Arnold Beichman's comprehensive study of the writings of Herman Wouk, one of America's leading writers, shows how Wouk's plays and novels exemplify an extraordinary and often highly perceptive preoccupation with American society in war and in peace. Situating Wouk in the same literary tradition as Cervantes, Richardson, Balzac, and Dickens, Beichman demonstrates that Wouk's novels have strong plots, moralist outcomes, and active--essentially positive--characters. The new introduction serves to bring Wouk's work over the past two decades into the reckoning.
Making extensive use of Wouk's personal papers and manuscripts as well as personal interviews with him, Beichman's focus is on the social and literary qualities of Wouk's work. In particular, he examines eight novels including War and Remembrance and The Winds of War; The Traitor, one of his three plays; and two moral tracts on Judaism. Wouk has written four more novels, including his latest, A Hole in Texas, his twelfth.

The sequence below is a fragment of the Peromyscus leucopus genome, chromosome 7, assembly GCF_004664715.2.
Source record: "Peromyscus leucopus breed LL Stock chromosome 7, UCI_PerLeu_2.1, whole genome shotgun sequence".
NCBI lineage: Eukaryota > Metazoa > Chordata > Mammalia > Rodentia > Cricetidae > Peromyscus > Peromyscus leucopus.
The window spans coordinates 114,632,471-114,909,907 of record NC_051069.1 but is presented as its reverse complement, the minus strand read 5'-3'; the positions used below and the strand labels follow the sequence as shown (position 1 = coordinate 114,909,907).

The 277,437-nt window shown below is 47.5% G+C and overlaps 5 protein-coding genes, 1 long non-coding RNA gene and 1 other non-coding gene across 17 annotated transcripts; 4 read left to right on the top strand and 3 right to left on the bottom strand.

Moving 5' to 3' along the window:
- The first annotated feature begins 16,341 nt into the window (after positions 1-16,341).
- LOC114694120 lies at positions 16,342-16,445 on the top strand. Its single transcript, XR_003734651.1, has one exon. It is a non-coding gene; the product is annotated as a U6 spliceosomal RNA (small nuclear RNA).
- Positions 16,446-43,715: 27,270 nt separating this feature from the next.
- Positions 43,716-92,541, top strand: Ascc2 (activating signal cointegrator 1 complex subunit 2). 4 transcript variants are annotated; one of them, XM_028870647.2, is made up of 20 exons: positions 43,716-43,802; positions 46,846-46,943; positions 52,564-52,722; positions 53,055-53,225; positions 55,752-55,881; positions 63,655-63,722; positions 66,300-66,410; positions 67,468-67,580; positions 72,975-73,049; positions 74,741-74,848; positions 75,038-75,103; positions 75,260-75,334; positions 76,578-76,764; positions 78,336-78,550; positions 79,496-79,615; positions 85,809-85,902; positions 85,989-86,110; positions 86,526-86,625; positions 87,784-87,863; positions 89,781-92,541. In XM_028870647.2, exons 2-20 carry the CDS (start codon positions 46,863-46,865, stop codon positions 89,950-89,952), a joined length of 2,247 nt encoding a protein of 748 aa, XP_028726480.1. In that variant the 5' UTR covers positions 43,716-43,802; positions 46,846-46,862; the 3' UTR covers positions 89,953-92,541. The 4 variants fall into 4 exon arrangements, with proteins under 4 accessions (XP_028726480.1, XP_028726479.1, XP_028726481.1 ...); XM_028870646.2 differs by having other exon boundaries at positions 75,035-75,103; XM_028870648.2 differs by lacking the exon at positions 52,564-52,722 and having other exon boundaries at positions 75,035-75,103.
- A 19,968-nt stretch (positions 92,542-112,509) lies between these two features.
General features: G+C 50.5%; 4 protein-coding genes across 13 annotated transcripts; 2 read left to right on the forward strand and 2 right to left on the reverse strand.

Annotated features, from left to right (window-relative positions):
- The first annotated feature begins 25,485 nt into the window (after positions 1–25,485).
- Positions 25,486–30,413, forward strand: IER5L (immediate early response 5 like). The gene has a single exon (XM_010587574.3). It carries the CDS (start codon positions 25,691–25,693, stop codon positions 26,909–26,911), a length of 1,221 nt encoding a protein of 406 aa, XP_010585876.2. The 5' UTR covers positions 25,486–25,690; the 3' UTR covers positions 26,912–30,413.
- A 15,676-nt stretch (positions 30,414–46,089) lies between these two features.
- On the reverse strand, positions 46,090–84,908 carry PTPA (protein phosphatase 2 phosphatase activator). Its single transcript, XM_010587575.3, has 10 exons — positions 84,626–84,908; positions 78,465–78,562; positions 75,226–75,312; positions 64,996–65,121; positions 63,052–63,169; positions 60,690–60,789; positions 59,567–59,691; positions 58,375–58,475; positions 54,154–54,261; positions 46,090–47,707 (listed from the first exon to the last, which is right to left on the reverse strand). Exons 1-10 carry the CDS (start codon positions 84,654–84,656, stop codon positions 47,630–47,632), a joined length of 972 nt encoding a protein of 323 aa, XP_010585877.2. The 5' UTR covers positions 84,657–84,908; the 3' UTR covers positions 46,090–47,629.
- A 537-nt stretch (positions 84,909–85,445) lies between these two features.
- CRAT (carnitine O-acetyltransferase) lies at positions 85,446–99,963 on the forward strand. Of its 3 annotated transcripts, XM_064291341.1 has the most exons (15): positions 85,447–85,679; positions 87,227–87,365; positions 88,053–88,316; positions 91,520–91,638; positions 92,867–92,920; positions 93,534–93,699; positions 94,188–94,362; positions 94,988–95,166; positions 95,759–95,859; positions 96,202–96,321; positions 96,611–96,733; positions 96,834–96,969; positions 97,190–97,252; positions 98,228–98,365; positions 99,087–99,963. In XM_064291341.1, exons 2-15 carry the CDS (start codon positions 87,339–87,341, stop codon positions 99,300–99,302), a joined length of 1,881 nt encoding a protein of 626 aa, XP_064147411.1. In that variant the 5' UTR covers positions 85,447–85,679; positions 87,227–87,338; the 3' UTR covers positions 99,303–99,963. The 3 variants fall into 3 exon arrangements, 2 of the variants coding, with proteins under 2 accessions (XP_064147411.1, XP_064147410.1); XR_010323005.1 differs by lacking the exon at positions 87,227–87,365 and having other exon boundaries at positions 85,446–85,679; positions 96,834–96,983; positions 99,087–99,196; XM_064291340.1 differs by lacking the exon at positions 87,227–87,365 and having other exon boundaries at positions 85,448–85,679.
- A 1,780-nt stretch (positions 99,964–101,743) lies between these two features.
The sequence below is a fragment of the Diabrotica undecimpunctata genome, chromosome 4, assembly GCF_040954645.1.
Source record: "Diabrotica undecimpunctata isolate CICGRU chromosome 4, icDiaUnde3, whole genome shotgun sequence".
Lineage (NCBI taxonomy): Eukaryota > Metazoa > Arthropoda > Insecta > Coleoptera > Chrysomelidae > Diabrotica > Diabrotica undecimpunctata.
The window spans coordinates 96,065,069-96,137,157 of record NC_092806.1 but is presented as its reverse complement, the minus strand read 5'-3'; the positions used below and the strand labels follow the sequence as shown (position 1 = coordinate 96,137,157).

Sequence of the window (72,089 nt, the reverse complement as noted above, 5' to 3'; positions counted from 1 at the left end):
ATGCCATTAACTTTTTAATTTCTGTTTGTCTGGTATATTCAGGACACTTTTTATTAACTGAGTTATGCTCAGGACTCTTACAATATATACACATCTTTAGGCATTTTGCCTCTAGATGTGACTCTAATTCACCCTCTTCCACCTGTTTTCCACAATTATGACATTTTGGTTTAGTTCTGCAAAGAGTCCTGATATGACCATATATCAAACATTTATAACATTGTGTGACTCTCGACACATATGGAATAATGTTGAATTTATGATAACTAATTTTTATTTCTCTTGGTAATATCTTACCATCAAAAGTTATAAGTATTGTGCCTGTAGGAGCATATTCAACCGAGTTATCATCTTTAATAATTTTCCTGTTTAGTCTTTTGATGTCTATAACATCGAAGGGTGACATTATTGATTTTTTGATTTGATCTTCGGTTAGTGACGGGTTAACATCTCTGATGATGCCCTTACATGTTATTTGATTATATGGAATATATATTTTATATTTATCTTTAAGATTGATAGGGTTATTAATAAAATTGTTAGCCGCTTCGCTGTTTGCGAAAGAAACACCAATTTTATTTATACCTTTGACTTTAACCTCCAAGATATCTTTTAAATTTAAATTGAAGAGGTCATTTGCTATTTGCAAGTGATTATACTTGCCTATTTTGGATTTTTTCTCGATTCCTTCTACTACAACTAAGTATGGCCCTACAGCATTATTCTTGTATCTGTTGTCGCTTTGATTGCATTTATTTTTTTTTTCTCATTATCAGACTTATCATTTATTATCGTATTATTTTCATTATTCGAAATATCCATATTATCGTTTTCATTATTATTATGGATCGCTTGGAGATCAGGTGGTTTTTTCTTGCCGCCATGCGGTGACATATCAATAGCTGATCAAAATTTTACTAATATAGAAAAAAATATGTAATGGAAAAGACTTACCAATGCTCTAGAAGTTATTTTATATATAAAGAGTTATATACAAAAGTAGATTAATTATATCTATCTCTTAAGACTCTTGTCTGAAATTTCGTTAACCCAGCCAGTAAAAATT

Beichman portrays Wouk as one of the few living novelists concerned with virtue, and sees his work as against the mainstream of contemporary American novelists. These, he argues, have eschewed such elements of the traditional novel as invention, coincidences, surprises, suspense, and a moral perspective more presumed than examined.